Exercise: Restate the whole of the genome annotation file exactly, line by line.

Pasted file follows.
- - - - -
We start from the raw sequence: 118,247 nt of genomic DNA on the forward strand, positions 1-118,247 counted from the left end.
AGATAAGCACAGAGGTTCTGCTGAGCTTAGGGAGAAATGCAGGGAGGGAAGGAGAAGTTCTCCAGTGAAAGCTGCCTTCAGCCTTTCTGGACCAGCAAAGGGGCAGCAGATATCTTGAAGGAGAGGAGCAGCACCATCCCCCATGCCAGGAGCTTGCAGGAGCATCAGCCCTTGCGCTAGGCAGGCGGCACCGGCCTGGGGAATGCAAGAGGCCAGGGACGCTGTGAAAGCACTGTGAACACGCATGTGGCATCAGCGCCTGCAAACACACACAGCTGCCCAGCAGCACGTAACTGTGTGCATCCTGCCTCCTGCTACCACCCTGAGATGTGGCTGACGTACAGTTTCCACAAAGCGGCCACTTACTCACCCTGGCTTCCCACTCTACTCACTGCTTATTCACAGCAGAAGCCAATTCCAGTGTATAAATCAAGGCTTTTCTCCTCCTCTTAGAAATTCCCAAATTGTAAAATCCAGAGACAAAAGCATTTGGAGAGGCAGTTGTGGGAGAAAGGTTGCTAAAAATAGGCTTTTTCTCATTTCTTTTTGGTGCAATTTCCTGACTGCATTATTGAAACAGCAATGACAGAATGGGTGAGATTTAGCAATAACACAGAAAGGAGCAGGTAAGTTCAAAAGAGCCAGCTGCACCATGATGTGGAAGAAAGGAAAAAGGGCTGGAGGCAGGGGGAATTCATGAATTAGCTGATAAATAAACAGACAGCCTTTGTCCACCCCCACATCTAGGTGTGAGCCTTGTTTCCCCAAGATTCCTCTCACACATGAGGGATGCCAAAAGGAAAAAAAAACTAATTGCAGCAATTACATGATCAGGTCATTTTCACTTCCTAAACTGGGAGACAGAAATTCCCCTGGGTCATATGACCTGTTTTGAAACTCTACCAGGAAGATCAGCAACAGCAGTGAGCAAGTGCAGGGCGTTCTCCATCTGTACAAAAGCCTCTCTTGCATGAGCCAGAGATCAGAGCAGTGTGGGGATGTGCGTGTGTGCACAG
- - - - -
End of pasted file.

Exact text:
We start from the raw sequence: 118,247 nt of genomic DNA on the forward strand, positions 1-118,247 counted from the left end.
AGATAAGCACAGAGGTTCTGCTGAGCTTAGGGAGAAATGCAGGGAGGGAAGGAGAAGTTCTCCAGTGAAAGCTGCCTTCAGCCTTTCTGGACCAGCAAAGGGGCAGCAGATATCTTGAAGGAGAGGAGCAGCACCATCCCCCATGCCAGGAGCTTGCAGGAGCATCAGCCCTTGCGCTAGGCAGGCGGCACCGGCCTGGGGAATGCAAGAGGCCAGGGACGCTGTGAAAGCACTGTGAACACGCATGTGGCATCAGCGCCTGCAAACACACACAGCTGCCCAGCAGCACGTAACTGTGTGCATCCTGCCTCCTGCTACCACCCTGAGATGTGGCTGACGTACAGTTTCCACAAAGCGGCCACTTACTCACCCTGGCTTCCCACTCTACTCACTGCTTATTCACAGCAGAAGCCAATTCCAGTGTATAAATCAAGGCTTTTCTCCTCCTCTTAGAAATTCCCAAATTGTAAAATCCAGAGACAAAAGCATTTGGAGAGGCAGTTGTGGGAGAAAGGTTGCTAAAAATAGGCTTTTTCTCATTTCTTTTTGGTGCAATTTCCTGACTGCATTATTGAAACAGCAATGACAGAATGGGTGAGATTTAGCAATAACACAGAAAGGAGCAGGTAAGTTCAAAAGAGCCAGCTGCACCATGATGTGGAAGAAAGGAAAAAGGGCTGGAGGCAGGGGGAATTCATGAATTAGCTGATAAATAAACAGACAGCCTTTGTCCACCCCCACATCTAGGTGTGAGCCTTGTTTCCCCAAGATTCCTCTCACACATGAGGGATGCCAAAAGGAAAAAAAAACTAATTGCAGCAATTACATGATCAGGTCATTTTCACTTCCTAAACTGGGAGACAGAAATTCCCCTGGGTCATATGACCTGTTTTGAAACTCTACCAGGAAGATCAGCAACAGCAGTGAGCAAGTGCAGGGCGTTCTCCATCTGTACAAAAGCCTCTCTTGCATGAGCCAGAGATCAGAGCAGTGTGGGGATGTGCGTGTGTGCACAG